On the other hand, even if banks do work for their shareholders, maybe they have the right shareholders? Here are an April blog post and related paper by Yesha Yadav at Vanderbilt Law School about "who actually supplies equity capital to banks," mainly big asset managers:
In bank governance, then, without their own money invested and also constrained by low fees, asset managers might be less likely to fall prey to the risk-seeking tendencies of the usual bank shareholder. In other words, this passive posture might prove a boon for bank regulators to the extent that asset managers—looking after others’ money and unable to charge users to pursue aggressive action—may be less motivated to advocate for overly risky strategies. Still, this passivity itself can be problematic. Asset managers may give managers or more aggressive shareholders too wide a berth to take outsize risks and potentially place the banking system at risk.
Also the biggest fund firms own all the big banks. We talked last week about a Bank of England staff blog post arguing that common ownership of banks by large fund firms might "be good for financial stability," because "common ownership also entails common exposure to contagion effects" and "large institutional shareholders could have strong incentives to reduce moral hazard faced by managers." This is the flip side of worries that common ownership of regular companies might discourage those companies from competing effectively. With banks, you really don't want ruthless shareholder-focused competition; you want stability, and big institutional investors might help provide it.
How's Martin Shkreli doing?
The main point of this story is that Shkreli sent a threatening letter to the wife of a former employee at his hedge fund, telling her "I hope to see you and your four children homeless" and "I will do whatever I can to assure this," but for me the best part was this:
Mr. Pierotti joined Mr. Shkreli’s hedge fund, MSMB, in August 2011, to start a consumer fund. With Mr. Shkreli’s blessing, he testified, he put all of MSMB Consumer’s money into one stock, Rick’s Cabaret, a chain of strip clubs.
“One day, Martin came in and said, I want it all sold today; I need the money,” Mr. Pierotti testified. Mr. Pierotti liquidated the fund, he said.
Soon after, when Mr. Pierotti walked into the MSMB offices, he saw “guys were packing computers and the flat screens into, like, rolling suitcases,” he said. “The bills had not been paid.”
That's the Martin Shkreli-est thing I have heard yet. He started a hedge fund, and he put all the money in one stock, and that stock was a chain of strip clubs. It is like a creepy teen's fantasy of being a hedge-fund manager. One consistent theme throughout the rise and fall of Martin Shkreli has been that people who worked with him, even those who eventually turned against him, think he's a genius. And his eventual success -- parlaying a series of utterly failed hedge funds into a public pharmaceutical company that he built from almost nothing -- supports that story. But I must say that his early hedge funds were hilariously dumb and bad.
Should index funds be illegal because people are worried about stock buybacks?
No, I kid, but here is an interesting take on the "short-termism" debate by Alex Edmans, who argues that efforts to encourage longer-term shareholding are missing the point:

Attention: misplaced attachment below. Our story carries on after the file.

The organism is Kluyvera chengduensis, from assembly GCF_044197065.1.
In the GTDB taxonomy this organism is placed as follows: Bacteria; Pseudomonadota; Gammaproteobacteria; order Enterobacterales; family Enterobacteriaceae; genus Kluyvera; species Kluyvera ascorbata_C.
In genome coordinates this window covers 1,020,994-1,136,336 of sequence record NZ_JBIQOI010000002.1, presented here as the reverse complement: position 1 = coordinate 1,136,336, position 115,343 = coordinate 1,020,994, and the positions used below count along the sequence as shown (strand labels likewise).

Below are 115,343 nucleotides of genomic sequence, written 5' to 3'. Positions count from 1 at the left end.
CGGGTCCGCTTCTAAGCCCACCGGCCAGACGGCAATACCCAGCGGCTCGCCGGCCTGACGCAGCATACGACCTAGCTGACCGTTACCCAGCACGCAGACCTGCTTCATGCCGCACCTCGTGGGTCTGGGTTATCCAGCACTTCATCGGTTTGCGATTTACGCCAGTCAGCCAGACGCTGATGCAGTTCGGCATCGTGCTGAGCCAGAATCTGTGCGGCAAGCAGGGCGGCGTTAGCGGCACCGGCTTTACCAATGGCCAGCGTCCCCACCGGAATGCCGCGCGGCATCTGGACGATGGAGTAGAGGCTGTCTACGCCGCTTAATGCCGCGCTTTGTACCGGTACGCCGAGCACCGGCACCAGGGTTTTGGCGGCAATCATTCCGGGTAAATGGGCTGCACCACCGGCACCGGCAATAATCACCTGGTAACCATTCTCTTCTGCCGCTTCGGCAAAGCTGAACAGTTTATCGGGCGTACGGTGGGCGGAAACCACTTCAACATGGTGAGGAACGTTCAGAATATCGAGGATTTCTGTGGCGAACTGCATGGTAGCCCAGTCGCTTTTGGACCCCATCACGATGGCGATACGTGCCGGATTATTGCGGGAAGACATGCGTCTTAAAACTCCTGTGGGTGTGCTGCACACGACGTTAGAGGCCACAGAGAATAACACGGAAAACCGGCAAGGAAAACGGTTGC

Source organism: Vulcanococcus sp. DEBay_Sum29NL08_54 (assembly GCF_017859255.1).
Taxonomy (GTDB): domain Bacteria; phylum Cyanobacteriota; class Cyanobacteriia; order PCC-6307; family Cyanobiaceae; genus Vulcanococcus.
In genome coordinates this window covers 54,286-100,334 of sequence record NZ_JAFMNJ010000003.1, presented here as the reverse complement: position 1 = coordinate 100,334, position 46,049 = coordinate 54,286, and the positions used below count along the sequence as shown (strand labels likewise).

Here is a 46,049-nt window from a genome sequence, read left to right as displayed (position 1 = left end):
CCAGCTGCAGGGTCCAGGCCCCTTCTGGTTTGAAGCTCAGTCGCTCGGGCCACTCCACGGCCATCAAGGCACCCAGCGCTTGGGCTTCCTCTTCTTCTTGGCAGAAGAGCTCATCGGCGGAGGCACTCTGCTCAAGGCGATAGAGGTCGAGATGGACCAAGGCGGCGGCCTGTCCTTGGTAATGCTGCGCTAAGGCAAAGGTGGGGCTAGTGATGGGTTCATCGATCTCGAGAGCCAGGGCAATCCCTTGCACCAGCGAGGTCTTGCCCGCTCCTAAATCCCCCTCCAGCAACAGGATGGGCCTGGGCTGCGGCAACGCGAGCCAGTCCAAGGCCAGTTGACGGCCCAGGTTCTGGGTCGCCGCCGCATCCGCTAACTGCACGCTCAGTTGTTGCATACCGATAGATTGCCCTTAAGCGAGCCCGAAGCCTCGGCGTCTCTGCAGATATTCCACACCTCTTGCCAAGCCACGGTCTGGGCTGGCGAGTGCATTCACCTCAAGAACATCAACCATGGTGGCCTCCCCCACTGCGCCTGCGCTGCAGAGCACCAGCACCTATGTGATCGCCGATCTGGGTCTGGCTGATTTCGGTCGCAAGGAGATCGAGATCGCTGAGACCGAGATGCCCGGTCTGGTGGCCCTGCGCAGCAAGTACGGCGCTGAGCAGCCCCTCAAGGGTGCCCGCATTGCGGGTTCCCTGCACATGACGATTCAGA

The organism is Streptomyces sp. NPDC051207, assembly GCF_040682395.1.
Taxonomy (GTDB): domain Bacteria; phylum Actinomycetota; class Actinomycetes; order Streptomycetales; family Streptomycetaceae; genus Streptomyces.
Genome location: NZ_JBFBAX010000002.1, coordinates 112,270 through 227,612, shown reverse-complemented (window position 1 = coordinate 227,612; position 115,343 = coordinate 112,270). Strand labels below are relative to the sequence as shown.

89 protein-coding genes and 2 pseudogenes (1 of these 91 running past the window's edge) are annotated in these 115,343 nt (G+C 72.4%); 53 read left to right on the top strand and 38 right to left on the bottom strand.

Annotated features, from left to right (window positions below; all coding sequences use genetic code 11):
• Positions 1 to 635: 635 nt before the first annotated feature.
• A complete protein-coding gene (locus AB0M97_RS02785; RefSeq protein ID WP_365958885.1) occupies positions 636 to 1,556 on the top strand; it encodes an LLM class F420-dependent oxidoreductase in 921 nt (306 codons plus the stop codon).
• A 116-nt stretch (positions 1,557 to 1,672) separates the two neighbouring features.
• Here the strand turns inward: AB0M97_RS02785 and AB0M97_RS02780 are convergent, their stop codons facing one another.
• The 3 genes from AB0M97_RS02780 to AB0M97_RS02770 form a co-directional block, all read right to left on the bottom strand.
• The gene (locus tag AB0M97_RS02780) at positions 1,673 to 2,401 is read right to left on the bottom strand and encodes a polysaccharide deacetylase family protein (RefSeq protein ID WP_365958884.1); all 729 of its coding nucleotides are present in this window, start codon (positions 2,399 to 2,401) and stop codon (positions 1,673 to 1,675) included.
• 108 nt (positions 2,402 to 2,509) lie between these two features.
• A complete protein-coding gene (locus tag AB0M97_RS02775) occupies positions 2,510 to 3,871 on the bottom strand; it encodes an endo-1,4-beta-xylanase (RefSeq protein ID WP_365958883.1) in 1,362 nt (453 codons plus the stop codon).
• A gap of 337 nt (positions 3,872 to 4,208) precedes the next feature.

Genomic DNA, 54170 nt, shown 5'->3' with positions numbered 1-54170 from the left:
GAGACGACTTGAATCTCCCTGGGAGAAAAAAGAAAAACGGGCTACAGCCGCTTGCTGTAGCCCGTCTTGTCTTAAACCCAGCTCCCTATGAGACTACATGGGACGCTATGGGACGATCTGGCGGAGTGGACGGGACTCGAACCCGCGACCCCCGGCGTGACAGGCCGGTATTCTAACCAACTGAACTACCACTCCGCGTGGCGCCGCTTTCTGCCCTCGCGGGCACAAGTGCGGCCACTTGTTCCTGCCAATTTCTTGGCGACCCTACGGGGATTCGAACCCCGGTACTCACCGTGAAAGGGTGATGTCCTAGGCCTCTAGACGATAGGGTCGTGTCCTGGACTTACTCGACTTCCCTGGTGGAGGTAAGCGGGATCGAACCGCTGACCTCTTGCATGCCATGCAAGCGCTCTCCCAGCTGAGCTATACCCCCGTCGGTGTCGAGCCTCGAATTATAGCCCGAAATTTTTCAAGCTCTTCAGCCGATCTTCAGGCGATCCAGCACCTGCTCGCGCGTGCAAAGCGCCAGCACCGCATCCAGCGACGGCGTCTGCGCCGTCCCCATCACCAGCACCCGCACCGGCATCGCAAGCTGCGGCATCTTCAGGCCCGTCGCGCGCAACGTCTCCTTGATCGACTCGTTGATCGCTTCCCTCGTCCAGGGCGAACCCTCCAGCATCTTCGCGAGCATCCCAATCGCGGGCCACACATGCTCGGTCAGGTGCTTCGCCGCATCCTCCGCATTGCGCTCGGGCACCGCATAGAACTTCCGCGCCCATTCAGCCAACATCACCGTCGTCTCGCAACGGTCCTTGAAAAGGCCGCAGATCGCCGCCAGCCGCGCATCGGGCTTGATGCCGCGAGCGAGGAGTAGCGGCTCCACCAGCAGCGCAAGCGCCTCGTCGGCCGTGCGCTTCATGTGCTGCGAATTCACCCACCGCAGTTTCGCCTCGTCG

What matters is not whether shareholders hold for the long-term, but whether they trade on long-term information. So how can we ensure the latter? By encouraging them to take large stakes. Gathering information on a firm’s intangible assets is costly, and so not worth doing if you own only a tiny bit of stock in a company. Small shareholders have little “skin in the game” and so will not bother to bear this cost, and so will base their trading decisions on freely available short-term information. Large shareholders – blockholders – do have incentives to gather intangible information. Doing so not only deters manipulation, but also actively encourages long-term investment. If earnings are low, “the market sells first and asks questions later” as the adage goes. But blockholders, due to their large stakes, have the incentive to ask questions first. If they find out that low earnings are due to investment, rather than inefficiency, they will not sell – and may even buy more.
What does that say about our modern world of large diversified asset managers? The teachings of modern finance -- diversification, efficient markets -- argue against building large concentrated stakes and spending a lot of time gathering information about a few specific companies. If everyone owns hundreds of stocks, then no one has much incentive to gather firm-specific information. And if most firms' biggest shareholders are index funds -- who never gather any information -- then they are not exactly functioning as classic blockholders.
One theme of the recent criticism of index funds is that what is good finance for investors is not necessarily good business for companies. Diversification really is good for investors; beating the market really is hard; index funds really do charge low fees; people who invest in low-cost diversified passive funds sleep well at night knowing that they are following the most advanced wisdom of modern financial science. But, the criticism goes, companies whose shareholders are passive and diversified don't work that well as companies: Their thinking is too short-term, they do not compete with each other effectively, they care about financial engineering rather than sustainable growth. The shareholders are acting rationally and scientifically, but the result may not be what they want.
Blockchain blockchain blockchain.